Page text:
Adam Silverstein's book offers a fascinating account of the official methods of communication employed in the Near East from pre-Islamic times through the Mamluk period. Postal systems were set up by rulers in order to maintain control over vast tracts of land. These systems, invented centuries before steam-engines or cars, enabled the swift circulation of different commodities - from letters, people and horses to exotic fruits and ice. As the correspondence transported often included confidential reports from a ruler's provinces, such postal systems doubled as espionage-networks through which news reached the central authorities quickly enough to allow a timely reaction to events. The book sheds light not only on the role of communications technology in Islamic history, but also on how nomadic culture contributed to empire-building in the Near East. This is a long-awaited contribution to the history of pre-modern communications systems in the Near Eastern world.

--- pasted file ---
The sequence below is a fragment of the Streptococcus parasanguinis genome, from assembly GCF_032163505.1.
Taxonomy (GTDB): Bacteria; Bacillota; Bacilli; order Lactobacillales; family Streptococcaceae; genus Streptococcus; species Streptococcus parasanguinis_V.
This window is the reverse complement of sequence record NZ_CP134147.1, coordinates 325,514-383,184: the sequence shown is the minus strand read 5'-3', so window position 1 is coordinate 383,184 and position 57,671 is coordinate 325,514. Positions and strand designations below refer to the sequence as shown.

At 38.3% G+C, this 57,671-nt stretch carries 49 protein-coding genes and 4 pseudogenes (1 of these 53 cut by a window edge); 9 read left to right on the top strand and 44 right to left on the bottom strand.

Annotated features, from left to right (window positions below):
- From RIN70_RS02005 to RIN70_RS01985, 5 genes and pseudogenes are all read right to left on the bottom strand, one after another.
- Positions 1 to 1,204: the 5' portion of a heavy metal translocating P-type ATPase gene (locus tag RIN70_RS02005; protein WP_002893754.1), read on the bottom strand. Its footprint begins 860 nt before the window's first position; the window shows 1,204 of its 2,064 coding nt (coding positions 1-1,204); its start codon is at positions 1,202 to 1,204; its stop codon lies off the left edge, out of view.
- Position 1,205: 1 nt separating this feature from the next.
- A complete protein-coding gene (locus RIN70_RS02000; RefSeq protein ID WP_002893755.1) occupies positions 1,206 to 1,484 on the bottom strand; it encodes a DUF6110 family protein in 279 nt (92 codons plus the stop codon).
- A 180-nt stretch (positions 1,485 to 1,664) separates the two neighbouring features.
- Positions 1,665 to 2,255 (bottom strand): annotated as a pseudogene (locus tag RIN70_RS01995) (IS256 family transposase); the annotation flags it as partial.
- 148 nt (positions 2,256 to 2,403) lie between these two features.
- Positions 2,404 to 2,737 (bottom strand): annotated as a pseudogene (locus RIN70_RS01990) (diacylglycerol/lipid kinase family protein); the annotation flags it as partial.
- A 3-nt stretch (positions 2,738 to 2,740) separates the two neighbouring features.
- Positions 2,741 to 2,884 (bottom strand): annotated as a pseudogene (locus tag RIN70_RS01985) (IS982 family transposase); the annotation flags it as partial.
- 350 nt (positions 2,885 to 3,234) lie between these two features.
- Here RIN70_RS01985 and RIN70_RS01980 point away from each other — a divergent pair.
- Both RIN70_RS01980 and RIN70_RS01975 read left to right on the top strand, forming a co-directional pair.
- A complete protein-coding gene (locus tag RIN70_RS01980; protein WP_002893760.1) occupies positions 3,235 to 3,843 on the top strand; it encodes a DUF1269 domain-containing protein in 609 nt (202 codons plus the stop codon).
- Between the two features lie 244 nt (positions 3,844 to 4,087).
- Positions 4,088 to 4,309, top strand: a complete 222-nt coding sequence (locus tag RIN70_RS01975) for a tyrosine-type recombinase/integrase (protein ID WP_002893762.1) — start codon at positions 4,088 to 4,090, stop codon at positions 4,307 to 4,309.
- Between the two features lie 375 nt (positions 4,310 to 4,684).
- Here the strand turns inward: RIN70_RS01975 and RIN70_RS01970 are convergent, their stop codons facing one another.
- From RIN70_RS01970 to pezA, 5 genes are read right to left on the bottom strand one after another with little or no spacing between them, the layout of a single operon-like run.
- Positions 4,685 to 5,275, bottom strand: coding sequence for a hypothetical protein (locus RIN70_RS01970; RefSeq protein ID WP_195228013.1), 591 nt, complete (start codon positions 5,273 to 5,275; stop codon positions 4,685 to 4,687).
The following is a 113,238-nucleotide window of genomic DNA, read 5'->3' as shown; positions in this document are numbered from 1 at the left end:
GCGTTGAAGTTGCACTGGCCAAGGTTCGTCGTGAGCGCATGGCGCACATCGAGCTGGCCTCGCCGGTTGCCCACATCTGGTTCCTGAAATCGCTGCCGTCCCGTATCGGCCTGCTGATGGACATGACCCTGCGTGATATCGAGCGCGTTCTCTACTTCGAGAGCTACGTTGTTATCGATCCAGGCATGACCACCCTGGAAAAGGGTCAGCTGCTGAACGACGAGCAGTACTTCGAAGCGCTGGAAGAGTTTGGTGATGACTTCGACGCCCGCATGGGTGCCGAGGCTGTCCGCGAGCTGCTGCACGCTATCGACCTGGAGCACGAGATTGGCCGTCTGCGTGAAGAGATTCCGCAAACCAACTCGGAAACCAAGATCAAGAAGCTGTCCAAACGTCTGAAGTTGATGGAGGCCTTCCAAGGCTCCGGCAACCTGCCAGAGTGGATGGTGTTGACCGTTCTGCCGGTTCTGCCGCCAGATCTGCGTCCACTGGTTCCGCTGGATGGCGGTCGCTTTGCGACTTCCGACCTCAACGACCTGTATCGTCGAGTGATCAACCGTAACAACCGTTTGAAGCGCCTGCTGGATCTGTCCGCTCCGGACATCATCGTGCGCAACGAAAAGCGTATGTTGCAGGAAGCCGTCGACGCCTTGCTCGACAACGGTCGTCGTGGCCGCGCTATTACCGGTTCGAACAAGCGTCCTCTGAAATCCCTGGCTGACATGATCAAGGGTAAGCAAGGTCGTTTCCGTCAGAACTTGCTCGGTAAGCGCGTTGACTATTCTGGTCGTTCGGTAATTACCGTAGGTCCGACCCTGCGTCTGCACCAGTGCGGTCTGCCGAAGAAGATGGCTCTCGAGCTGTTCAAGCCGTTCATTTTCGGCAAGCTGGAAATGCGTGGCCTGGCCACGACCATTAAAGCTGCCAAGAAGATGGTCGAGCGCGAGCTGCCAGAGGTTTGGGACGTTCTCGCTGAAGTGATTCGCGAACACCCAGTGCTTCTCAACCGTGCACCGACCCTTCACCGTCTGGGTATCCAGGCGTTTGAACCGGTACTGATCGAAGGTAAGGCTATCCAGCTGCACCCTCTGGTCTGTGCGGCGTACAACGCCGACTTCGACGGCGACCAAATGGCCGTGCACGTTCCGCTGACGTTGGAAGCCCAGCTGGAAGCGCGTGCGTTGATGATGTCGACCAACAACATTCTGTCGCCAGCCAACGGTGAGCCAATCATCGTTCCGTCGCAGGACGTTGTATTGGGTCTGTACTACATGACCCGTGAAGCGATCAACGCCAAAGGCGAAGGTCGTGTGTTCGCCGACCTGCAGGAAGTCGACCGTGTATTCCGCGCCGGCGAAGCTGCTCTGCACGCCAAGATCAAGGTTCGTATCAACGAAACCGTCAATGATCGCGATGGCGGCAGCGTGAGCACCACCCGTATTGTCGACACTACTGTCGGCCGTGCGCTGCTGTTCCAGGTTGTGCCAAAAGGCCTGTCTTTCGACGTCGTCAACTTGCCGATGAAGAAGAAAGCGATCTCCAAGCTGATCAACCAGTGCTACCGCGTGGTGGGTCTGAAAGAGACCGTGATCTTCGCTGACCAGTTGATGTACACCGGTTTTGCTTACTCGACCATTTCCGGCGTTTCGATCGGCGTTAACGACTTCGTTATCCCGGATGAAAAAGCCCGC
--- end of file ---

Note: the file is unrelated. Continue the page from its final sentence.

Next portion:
Publisher: Cambridge University Press
Number of pages: 230
Weight: 340 g
Dimensions: 229 x 152 x 13 mm
"Adam Silverstein's work on postal systems (i.e., the barid) and communications in the medieval Islamic world goes a long way toward correcting one of the deficiencies in the field.... Silverstein is to be commended for this ambitious project; it is a welcome and much needed addition to the field. Students and scholars of the political, economic, and administrative history of medieval Islam will benefit greatly from the foundation he has provided." - International Journal of Middle East Studies
"The greatest value of this work to scholars and students interested in the premodern Islamic world is that Silverstein places this detailed description of postal systems into the broader picture of the political traditions of particular dynasties and rulers, notably the pre-Umayyads, Umayyads, Abbasids, Samanids, Chaznavids, Fatimids, Seljuks, Il-Khanids, and Malmuks." - The Historian